Myanmar state of emergency extended
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Myanmar state of emergency extended

Decision by junta likely to delay elections that most critics say would be rigged anyway

‘Wanted' posters featuring the face of Myanmar junta leader Min Aung Hlaing are seen during a protest outside the Embassy of Myanmar in Tokyo on Wednesday. (Photo: AFP)
‘Wanted' posters featuring the face of Myanmar junta leader Min Aung Hlaing are seen during a protest outside the Embassy of Myanmar in Tokyo on Wednesday. (Photo: AFP)

Myanmar’s military authorities announced a six-month extension to a state of emergency on Wednesday, likely delaying elections the junta had pledged to hold by August as they battle anti-coup fighters across the country.

The country has been in turmoil since the army’s power grab in 2021, and a subsequent crackdown on dissent has sparked fighting across swathes of the nation while tanking the economy.

On the second anniversary of the coup, state media said the National Defence and Security Council had agreed to junta chief Min Aung Hlaing’s request to prolong the state of emergency that was declared when the generals toppled the civilian government of Aung San Suu Kyi on Feb 1, 2021.

The “state of emergency will be extended for another six months starting from February 1”, Acting President Myint Swe was quoted as saying. “Sovereign power of the state has been transferred to the commander in chief again.”

The military would always be the “guardian of the interests of the state and people … under whichever government comes,” Min Aung Hlaing said, according to state broadcaster MRTV.

“Our government will work to hold elections in every part of the country so as the people will not lose their democratic right.”

Extending the state of emergency also pushes back the date by which elections must be held, according to the country’s constitution.

Even if it went ahead, the election was widely expected to be a “sham”, the United States has declared. New rules governing political parties contain financial and membership conditions that would be almost impossible to meet.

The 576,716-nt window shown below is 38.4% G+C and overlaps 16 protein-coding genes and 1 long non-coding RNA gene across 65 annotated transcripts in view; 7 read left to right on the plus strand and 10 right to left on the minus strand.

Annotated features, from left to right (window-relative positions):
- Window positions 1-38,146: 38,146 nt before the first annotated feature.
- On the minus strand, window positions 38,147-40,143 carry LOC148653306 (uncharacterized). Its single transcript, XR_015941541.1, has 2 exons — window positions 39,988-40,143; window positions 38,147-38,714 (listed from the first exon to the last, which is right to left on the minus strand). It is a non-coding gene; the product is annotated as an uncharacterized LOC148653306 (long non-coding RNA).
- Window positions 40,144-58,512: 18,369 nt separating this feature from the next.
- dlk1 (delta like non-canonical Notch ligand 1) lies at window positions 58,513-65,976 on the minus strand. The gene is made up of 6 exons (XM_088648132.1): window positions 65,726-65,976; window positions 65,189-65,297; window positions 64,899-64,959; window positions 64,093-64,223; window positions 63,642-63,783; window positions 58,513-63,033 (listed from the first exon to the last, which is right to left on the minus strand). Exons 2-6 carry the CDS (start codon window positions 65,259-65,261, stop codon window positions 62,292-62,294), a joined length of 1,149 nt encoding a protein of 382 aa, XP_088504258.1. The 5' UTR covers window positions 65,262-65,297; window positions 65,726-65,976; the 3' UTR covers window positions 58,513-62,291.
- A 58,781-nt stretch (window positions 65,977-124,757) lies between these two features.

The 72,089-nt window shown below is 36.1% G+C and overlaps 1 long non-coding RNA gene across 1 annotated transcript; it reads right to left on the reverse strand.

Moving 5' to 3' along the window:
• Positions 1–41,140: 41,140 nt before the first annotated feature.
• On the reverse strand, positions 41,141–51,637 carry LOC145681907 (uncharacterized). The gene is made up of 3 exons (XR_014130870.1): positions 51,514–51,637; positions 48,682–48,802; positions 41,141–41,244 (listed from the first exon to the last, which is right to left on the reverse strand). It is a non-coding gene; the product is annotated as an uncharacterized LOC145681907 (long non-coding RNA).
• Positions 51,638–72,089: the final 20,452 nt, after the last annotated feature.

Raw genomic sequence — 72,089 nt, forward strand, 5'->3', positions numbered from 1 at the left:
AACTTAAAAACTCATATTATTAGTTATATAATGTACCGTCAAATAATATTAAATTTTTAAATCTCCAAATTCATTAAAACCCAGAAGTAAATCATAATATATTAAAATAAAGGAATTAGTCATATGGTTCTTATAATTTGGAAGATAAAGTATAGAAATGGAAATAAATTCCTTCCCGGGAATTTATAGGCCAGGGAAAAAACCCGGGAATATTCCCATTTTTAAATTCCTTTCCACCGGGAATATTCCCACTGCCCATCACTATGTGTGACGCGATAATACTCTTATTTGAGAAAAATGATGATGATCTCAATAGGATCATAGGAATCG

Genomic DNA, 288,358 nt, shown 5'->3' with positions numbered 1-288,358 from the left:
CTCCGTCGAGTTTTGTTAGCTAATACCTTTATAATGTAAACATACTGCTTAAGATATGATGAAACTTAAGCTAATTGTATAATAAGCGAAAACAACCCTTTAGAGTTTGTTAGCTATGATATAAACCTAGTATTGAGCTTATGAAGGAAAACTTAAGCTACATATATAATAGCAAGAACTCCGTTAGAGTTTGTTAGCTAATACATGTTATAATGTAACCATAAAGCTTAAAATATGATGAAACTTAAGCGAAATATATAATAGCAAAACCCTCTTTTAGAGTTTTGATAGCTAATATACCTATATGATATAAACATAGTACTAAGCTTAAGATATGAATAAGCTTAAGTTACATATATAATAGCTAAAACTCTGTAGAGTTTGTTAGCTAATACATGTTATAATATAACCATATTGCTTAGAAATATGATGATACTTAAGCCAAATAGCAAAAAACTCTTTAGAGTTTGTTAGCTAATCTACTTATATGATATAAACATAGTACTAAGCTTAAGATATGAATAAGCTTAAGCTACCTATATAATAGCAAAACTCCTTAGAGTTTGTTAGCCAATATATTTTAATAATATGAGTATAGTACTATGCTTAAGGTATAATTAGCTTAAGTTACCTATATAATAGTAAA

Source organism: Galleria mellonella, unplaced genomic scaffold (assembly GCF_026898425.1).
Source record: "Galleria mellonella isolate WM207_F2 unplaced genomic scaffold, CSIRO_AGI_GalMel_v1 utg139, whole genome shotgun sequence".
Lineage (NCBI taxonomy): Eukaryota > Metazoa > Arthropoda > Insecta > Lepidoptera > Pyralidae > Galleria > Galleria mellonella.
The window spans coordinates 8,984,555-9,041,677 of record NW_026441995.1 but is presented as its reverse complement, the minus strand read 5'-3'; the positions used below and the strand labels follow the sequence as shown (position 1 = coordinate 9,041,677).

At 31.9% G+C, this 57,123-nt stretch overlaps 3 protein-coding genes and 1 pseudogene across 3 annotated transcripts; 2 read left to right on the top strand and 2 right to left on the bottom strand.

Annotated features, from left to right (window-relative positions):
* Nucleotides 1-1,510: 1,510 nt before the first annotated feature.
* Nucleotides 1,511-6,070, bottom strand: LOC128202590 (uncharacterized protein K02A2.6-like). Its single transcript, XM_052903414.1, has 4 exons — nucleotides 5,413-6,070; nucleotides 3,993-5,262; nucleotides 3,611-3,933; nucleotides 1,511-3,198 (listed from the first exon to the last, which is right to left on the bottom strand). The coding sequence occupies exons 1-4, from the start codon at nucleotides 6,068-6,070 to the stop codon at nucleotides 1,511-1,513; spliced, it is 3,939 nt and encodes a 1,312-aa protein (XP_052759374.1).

The announcement came as streets emptied and shops closed across Myanmar in protest on the anniversary and Western powers launched a fresh broadside of sanctions against the generals.

Around 200 supporters of the military marched through Yangon’s historic downtown in the early afternoon, escorted part of the way by soldiers, correspondents said.

Around 400 protesters gathered outside the Myanmar embassy in Bangkok, some chanting slogans against the military and holding portraits of Aung San Suu Kyi.

‘Unrest and violence’

The extension shows “Min Aung Hlaing only cares about holding tight to power, and the rights and suffering of the Burmese people be damned,” Phil Robertson of Human Rights Watch told AFP, using a former name for the country.

“A clear admission of the SAC’s failure to contain the civil war their coup ignited,” independent analyst David Mathieson told AFP, using an acronym for the junta’s official name.

“They’re losing control to even conduct a sham election.”

The military justified its power grab with unsubstantiated claims of widespread fraud in elections that democracy figurehead Aung San Suu Kyi’s party won in a landslide.

The state of emergency was due to expire at the end of January and the military had been widely expected to announce on Wednesday that it would prepare for the polls.

But on Tuesday the National Defence and Security Council met to discuss the state of the nation and concluded it “has not returned to normalcy yet”.

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